"Searching for Sugarman"
"Searching for Sugarman"

"No feature filmmaker conceives - let alone executes -- their film for a mobile platform," Lipsky insists.  "Makers frame their films in terms of the script and the story -- that's what drives decision making as to how a scene is shot and edited.  I shoot a lot of close-ups and extra-close-ups and it would be antithetical to conceive a shot in terms of a handheld device."  He is adamant that the new 4 inch screen of the iPhone 5 (with a 16:9 aspect ratio) or iPad 2's 9.7 inch (4:3 aspect ratio) is not up to the challenge of real filmmaking.  "They are simply not acceptable ways of viewing a film," he argues.

Of course, Lipsky acknowledges that many people are watching shorter works, including TV shows, and even some feature-length movies on mobile devices.  However, he warns that such viewing is not relevant to a director, an "auteur" in the classic maker sense, in framing and executing a scene. 

"Documentary films are measured by their impact; they are stories created to engage people," said Jarmel, who, with her partner, Ken Schneider, founded PatchWorks Films in 1994 and is currently completing "Havana Curveball."  Among some of their other recent works are "Speaking in Tongues," which won the Audience Award at the 2009 San Francisco Film Festival, and the ITVS-funded "Born in the U.S.A," which aired on the PBS series Independent Lens.

Speculating on what would likely work aesthetically for a documentary designed for a mobile platform, Jarmel acknowledged that the format has a different potential.  "In a small format, there would likely be no wide shots, fewer subtleties like many 'in your face' videos on YouTube," she reflects.  Equally critical, "it would have to be short-maybe 3 to 8 minutes."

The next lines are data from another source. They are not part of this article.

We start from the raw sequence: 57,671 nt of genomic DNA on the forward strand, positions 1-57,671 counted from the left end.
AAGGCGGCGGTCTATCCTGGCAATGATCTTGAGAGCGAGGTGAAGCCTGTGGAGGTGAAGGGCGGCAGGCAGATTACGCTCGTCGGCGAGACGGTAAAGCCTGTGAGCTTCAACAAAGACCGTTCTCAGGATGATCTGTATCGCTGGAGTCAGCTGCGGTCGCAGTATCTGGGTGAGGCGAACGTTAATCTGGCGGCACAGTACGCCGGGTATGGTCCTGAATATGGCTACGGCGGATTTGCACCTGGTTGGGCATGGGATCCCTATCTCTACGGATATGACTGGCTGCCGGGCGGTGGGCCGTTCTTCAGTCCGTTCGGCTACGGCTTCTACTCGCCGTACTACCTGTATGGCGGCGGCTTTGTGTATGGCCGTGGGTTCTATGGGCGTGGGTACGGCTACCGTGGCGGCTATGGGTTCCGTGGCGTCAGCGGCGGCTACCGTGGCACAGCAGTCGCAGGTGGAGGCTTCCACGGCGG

"We saw mobile video as an experimental platform not unlike the avant-garde of the '70s."

However, she worries that the small screen further isolates viewers, offering no community experience.  She acknowledges that online platforms-Facebook, Twitter, games, apps, or participatory storytelling-have great potential to take the story off the screen. These transmedia platforms can generate a lot of interest and create a different form of "community" experience.

The increasing, widespread adoption of small, mobile entertainment devices poses two challenges for indie filmmaking -- making vs. distributing.  And makers are adapting to the new medium. Carton Evans of the Disposable Film Festival, which was created in order to democratize filmmaking by showcasing works made using smartphones, tablets, laptops, cameras and other non-traditional devices. Evans reports that the number of submissions increased from 60 when the festival started in 2008 to 2,000 this year.

Evans notes that filmmaking has been repeatedly revolutionized by technology, whether Super8, video or today's digital devices. "When we started the festival seven years ago," he recalls, "we saw mobile video as an experimental platform not unlike the avant-garde of the '70s."

Since then, makers have both adapted to the possibilities of the new medium and the medium itself has expanded. Evans notes that while the festival focuses on short works, it has shown feature-length films shot on an iPhone.  And a host of accessories, such as a $10 add-on lens for more widescreen shots, are now available. 

These advances have enhanced the medium's aesthetic possibilities, according to Evans. "A new creative vocabulary is being developed," he said. "One film we showed last year was a thriller about man who stalks a woman through her webcam.  It was shot on a webcam and invoked a sense of immediacy that could not be captured using a professional camera.  It made everyone in the audience complicit in the act of stalking the character."

The fact that people shooting video with their iPhones or other devices is become ubiquitous, presents new opportunities for documentary makers.  "Such shooting is less intrusive and fosters a greater sense of intimacy between maker and subject," said Evans.

Though filmmakers may not be able to limit the screens on which their movies are seen, they may be able to control the tools they use to make them.  There are still filmgoers who buy seats in theaters to take in wide shots and panoramic views, but there are also stories that benefit from filmmaking technologies that can fit within the nooks and crannies of our lives to tell stories even more intimately.